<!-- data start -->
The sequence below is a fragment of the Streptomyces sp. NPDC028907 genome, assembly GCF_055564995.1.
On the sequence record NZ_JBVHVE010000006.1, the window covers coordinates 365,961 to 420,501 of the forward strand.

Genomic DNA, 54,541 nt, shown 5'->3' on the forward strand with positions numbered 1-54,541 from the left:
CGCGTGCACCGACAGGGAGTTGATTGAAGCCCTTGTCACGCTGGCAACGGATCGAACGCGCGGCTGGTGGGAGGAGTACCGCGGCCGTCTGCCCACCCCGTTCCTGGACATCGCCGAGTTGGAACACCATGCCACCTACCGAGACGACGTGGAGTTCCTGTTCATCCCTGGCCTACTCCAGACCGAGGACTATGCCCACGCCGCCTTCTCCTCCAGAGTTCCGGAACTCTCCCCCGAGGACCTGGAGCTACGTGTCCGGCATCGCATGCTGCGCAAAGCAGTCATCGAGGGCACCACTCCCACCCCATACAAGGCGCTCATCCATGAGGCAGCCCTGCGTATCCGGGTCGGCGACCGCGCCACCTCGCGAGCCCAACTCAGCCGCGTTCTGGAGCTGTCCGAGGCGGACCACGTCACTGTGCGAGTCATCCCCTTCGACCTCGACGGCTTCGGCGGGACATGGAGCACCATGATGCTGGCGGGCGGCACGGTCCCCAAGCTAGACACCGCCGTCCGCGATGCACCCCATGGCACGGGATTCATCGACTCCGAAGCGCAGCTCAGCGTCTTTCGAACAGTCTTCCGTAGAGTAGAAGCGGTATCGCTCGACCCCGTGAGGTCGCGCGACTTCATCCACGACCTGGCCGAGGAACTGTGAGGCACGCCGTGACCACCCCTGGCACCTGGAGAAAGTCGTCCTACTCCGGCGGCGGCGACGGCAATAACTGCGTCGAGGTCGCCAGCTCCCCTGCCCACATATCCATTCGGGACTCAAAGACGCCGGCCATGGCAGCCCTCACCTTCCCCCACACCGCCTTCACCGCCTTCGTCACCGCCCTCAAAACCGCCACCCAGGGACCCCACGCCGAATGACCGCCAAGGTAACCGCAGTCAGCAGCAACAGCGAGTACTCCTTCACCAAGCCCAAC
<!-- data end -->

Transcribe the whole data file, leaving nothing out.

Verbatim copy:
The sequence below is a fragment of the Streptomyces sp. NPDC028907 genome, assembly GCF_055564995.1.
On the sequence record NZ_JBVHVE010000006.1, the window covers coordinates 365,961 to 420,501 of the forward strand.

Genomic DNA, 54,541 nt, shown 5'->3' on the forward strand with positions numbered 1-54,541 from the left:
CGCGTGCACCGACAGGGAGTTGATTGAAGCCCTTGTCACGCTGGCAACGGATCGAACGCGCGGCTGGTGGGAGGAGTACCGCGGCCGTCTGCCCACCCCGTTCCTGGACATCGCCGAGTTGGAACACCATGCCACCTACCGAGACGACGTGGAGTTCCTGTTCATCCCTGGCCTACTCCAGACCGAGGACTATGCCCACGCCGCCTTCTCCTCCAGAGTTCCGGAACTCTCCCCCGAGGACCTGGAGCTACGTGTCCGGCATCGCATGCTGCGCAAAGCAGTCATCGAGGGCACCACTCCCACCCCATACAAGGCGCTCATCCATGAGGCAGCCCTGCGTATCCGGGTCGGCGACCGCGCCACCTCGCGAGCCCAACTCAGCCGCGTTCTGGAGCTGTCCGAGGCGGACCACGTCACTGTGCGAGTCATCCCCTTCGACCTCGACGGCTTCGGCGGGACATGGAGCACCATGATGCTGGCGGGCGGCACGGTCCCCAAGCTAGACACCGCCGTCCGCGATGCACCCCATGGCACGGGATTCATCGACTCCGAAGCGCAGCTCAGCGTCTTTCGAACAGTCTTCCGTAGAGTAGAAGCGGTATCGCTCGACCCCGTGAGGTCGCGCGACTTCATCCACGACCTGGCCGAGGAACTGTGAGGCACGCCGTGACCACCCCTGGCACCTGGAGAAAGTCGTCCTACTCCGGCGGCGGCGACGGCAATAACTGCGTCGAGGTCGCCAGCTCCCCTGCCCACATATCCATTCGGGACTCAAAGACGCCGGCCATGGCAGCCCTCACCTTCCCCCACACCGCCTTCACCGCCTTCGTCACCGCCCTCAAAACCGCCACCCAGGGACCCCACGCCGAATGACCGCCAAGGTAACCGCAGTCAGCAGCAACAGCGAGTACTCCTTCACCAAGCCCAAC